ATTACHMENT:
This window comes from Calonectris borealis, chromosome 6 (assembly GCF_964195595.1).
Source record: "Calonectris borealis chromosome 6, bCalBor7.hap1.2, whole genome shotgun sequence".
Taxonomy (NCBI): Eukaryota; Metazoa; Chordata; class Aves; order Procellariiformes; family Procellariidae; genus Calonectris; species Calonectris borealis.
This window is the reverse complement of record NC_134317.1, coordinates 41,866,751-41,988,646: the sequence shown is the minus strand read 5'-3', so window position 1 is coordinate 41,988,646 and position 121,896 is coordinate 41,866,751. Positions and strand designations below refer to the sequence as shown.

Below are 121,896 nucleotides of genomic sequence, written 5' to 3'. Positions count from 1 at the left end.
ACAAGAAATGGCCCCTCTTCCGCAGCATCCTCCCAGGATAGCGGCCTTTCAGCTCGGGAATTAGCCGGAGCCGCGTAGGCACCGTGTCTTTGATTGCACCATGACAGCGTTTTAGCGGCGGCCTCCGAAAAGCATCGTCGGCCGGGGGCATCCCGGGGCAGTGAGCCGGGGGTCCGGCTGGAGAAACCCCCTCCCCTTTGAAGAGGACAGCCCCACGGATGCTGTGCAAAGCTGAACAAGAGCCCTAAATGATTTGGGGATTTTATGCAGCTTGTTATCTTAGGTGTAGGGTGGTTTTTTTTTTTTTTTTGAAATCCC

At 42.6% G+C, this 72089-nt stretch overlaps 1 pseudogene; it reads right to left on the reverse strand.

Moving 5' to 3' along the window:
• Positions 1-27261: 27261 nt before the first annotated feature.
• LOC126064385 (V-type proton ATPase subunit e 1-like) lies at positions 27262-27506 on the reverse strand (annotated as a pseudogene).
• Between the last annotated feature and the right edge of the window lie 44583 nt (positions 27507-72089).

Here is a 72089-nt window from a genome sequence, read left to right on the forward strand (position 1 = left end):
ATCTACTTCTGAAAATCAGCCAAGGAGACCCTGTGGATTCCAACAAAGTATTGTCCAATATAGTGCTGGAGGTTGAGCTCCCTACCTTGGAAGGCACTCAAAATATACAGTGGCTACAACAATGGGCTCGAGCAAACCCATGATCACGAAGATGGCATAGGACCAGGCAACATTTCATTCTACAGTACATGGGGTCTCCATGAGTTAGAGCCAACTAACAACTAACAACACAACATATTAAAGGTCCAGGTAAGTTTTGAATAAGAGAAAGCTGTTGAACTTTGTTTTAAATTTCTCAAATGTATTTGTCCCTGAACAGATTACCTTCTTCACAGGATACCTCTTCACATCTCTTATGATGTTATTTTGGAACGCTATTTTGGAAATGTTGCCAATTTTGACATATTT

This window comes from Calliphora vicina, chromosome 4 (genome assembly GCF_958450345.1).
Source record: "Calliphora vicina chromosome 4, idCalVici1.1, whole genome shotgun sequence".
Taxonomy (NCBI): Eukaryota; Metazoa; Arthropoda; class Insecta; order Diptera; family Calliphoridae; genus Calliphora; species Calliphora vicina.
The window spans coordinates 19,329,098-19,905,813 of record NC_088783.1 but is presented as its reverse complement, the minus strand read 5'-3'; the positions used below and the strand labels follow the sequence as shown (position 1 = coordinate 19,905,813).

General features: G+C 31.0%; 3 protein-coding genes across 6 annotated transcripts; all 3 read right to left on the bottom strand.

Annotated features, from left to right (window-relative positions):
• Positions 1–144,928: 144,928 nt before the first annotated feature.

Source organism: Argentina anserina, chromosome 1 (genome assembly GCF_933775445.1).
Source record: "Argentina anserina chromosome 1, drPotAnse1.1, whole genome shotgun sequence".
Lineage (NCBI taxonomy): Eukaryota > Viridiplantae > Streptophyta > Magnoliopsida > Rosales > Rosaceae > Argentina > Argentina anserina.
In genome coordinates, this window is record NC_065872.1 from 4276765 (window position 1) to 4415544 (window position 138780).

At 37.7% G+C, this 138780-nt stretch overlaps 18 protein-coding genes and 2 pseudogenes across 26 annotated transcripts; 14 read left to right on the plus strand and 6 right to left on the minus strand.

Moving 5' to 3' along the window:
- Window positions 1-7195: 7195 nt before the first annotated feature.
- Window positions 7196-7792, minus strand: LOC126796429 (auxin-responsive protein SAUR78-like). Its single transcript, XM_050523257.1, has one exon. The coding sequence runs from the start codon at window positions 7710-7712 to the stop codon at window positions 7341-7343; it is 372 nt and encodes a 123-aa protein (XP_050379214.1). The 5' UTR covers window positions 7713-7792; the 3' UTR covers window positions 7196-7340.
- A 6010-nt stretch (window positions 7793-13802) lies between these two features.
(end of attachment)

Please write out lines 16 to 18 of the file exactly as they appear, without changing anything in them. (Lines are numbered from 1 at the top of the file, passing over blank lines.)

Taxonomy (NCBI): Eukaryota; Metazoa; Arthropoda; class Insecta; order Diptera; family Calliphoridae; genus Calliphora; species Calliphora vicina.
The window spans coordinates 19,329,098-19,905,813 of record NC_088783.1 but is presented as its reverse complement, the minus strand read 5'-3'; the positions used below and the strand labels follow the sequence as shown (position 1 = coordinate 19,905,813).

General features: G+C 31.0%; 3 protein-coding genes across 6 annotated transcripts; all 3 read right to left on the bottom strand.